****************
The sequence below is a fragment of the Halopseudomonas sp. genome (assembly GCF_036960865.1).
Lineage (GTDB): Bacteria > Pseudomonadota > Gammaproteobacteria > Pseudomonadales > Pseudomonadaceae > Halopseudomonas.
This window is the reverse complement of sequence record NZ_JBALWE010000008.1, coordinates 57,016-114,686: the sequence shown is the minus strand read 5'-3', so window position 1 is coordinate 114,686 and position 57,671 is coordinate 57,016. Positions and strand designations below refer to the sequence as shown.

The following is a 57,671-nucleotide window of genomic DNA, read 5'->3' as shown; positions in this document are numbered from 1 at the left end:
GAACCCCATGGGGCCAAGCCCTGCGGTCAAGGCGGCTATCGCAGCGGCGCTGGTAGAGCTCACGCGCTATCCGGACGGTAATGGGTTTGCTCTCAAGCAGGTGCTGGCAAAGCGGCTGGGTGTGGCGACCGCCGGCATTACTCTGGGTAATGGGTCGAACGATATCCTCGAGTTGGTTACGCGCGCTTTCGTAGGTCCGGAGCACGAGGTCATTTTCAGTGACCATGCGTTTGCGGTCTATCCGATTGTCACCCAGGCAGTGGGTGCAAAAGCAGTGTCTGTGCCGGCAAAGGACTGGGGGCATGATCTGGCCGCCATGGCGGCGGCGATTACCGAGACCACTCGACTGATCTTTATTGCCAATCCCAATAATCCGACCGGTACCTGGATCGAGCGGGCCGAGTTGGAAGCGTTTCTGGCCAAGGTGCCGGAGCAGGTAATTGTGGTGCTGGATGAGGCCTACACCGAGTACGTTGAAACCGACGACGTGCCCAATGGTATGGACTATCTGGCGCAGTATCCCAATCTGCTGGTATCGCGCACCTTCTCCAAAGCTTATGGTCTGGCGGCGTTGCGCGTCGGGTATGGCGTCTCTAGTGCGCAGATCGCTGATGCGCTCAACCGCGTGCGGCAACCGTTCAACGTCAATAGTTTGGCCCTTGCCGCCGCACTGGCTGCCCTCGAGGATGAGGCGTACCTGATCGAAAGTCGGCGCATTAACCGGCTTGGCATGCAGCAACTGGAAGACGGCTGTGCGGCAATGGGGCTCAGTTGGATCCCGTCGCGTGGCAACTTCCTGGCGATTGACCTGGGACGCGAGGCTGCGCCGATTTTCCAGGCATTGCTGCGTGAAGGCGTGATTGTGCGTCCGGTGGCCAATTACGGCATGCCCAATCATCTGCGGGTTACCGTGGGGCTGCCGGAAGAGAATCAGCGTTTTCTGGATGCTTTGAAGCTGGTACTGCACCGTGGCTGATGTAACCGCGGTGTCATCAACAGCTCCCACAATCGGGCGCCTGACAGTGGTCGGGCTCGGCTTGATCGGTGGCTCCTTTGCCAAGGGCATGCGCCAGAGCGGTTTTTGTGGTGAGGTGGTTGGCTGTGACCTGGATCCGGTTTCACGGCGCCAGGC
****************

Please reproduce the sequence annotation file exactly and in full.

The sequence below is a fragment of the Halopseudomonas sp. genome (assembly GCF_036960865.1).
Lineage (GTDB): Bacteria > Pseudomonadota > Gammaproteobacteria > Pseudomonadales > Pseudomonadaceae > Halopseudomonas.
This window is the reverse complement of sequence record NZ_JBALWE010000008.1, coordinates 57,016-114,686: the sequence shown is the minus strand read 5'-3', so window position 1 is coordinate 114,686 and position 57,671 is coordinate 57,016. Positions and strand designations below refer to the sequence as shown.

The following is a 57,671-nucleotide window of genomic DNA, read 5'->3' as shown; positions in this document are numbered from 1 at the left end:
GAACCCCATGGGGCCAAGCCCTGCGGTCAAGGCGGCTATCGCAGCGGCGCTGGTAGAGCTCACGCGCTATCCGGACGGTAATGGGTTTGCTCTCAAGCAGGTGCTGGCAAAGCGGCTGGGTGTGGCGACCGCCGGCATTACTCTGGGTAATGGGTCGAACGATATCCTCGAGTTGGTTACGCGCGCTTTCGTAGGTCCGGAGCACGAGGTCATTTTCAGTGACCATGCGTTTGCGGTCTATCCGATTGTCACCCAGGCAGTGGGTGCAAAAGCAGTGTCTGTGCCGGCAAAGGACTGGGGGCATGATCTGGCCGCCATGGCGGCGGCGATTACCGAGACCACTCGACTGATCTTTATTGCCAATCCCAATAATCCGACCGGTACCTGGATCGAGCGGGCCGAGTTGGAAGCGTTTCTGGCCAAGGTGCCGGAGCAGGTAATTGTGGTGCTGGATGAGGCCTACACCGAGTACGTTGAAACCGACGACGTGCCCAATGGTATGGACTATCTGGCGCAGTATCCCAATCTGCTGGTATCGCGCACCTTCTCCAAAGCTTATGGTCTGGCGGCGTTGCGCGTCGGGTATGGCGTCTCTAGTGCGCAGATCGCTGATGCGCTCAACCGCGTGCGGCAACCGTTCAACGTCAATAGTTTGGCCCTTGCCGCCGCACTGGCTGCCCTCGAGGATGAGGCGTACCTGATCGAAAGTCGGCGCATTAACCGGCTTGGCATGCAGCAACTGGAAGACGGCTGTGCGGCAATGGGGCTCAGTTGGATCCCGTCGCGTGGCAACTTCCTGGCGATTGACCTGGGACGCGAGGCTGCGCCGATTTTCCAGGCATTGCTGCGTGAAGGCGTGATTGTGCGTCCGGTGGCCAATTACGGCATGCCCAATCATCTGCGGGTTACCGTGGGGCTGCCGGAAGAGAATCAGCGTTTTCTGGATGCTTTGAAGCTGGTACTGCACCGTGGCTGATGTAACCGCGGTGTCATCAACAGCTCCCACAATCGGGCGCCTGACAGTGGTCGGGCTCGGCTTGATCGGTGGCTCCTTTGCCAAGGGCATGCGCCAGAGCGGTTTTTGTGGTGAGGTGGTTGGCTGTGACCTGGATCCGGTTTCACGGCGCCAGGC